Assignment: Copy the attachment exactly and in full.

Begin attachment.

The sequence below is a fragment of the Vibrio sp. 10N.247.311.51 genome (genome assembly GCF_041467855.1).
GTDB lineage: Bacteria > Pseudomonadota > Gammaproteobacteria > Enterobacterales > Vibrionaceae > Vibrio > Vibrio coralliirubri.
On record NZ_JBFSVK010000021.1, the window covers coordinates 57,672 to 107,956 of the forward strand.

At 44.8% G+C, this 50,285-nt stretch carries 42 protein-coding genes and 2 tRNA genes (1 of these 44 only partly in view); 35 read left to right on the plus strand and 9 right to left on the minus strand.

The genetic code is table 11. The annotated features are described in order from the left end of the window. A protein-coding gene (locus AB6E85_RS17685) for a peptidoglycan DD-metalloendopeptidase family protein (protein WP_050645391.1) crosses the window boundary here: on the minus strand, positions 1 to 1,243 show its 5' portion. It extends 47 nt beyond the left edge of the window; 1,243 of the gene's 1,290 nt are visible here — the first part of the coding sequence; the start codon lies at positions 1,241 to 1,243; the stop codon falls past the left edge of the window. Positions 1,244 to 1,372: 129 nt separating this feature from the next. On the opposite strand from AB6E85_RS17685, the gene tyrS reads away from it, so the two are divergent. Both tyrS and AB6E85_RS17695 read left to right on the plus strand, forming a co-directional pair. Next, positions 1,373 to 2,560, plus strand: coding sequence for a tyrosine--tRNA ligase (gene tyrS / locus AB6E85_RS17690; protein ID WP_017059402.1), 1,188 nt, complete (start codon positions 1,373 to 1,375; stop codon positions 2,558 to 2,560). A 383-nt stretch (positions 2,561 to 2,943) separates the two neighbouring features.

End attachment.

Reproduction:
The sequence below is a fragment of the Vibrio sp. 10N.247.311.51 genome (genome assembly GCF_041467855.1).
GTDB lineage: Bacteria > Pseudomonadota > Gammaproteobacteria > Enterobacterales > Vibrionaceae > Vibrio > Vibrio coralliirubri.
On record NZ_JBFSVK010000021.1, the window covers coordinates 57,672 to 107,956 of the forward strand.

At 44.8% G+C, this 50,285-nt stretch carries 42 protein-coding genes and 2 tRNA genes (1 of these 44 only partly in view); 35 read left to right on the plus strand and 9 right to left on the minus strand.

The genetic code is table 11. The annotated features are described in order from the left end of the window. A protein-coding gene (locus AB6E85_RS17685) for a peptidoglycan DD-metalloendopeptidase family protein (protein WP_050645391.1) crosses the window boundary here: on the minus strand, positions 1 to 1,243 show its 5' portion. It extends 47 nt beyond the left edge of the window; 1,243 of the gene's 1,290 nt are visible here — the first part of the coding sequence; the start codon lies at positions 1,241 to 1,243; the stop codon falls past the left edge of the window. Positions 1,244 to 1,372: 129 nt separating this feature from the next. On the opposite strand from AB6E85_RS17685, the gene tyrS reads away from it, so the two are divergent. Both tyrS and AB6E85_RS17695 read left to right on the plus strand, forming a co-directional pair. Next, positions 1,373 to 2,560, plus strand: coding sequence for a tyrosine--tRNA ligase (gene tyrS / locus AB6E85_RS17690; protein ID WP_017059402.1), 1,188 nt, complete (start codon positions 1,373 to 1,375; stop codon positions 2,558 to 2,560). A 383-nt stretch (positions 2,561 to 2,943) separates the two neighbouring features.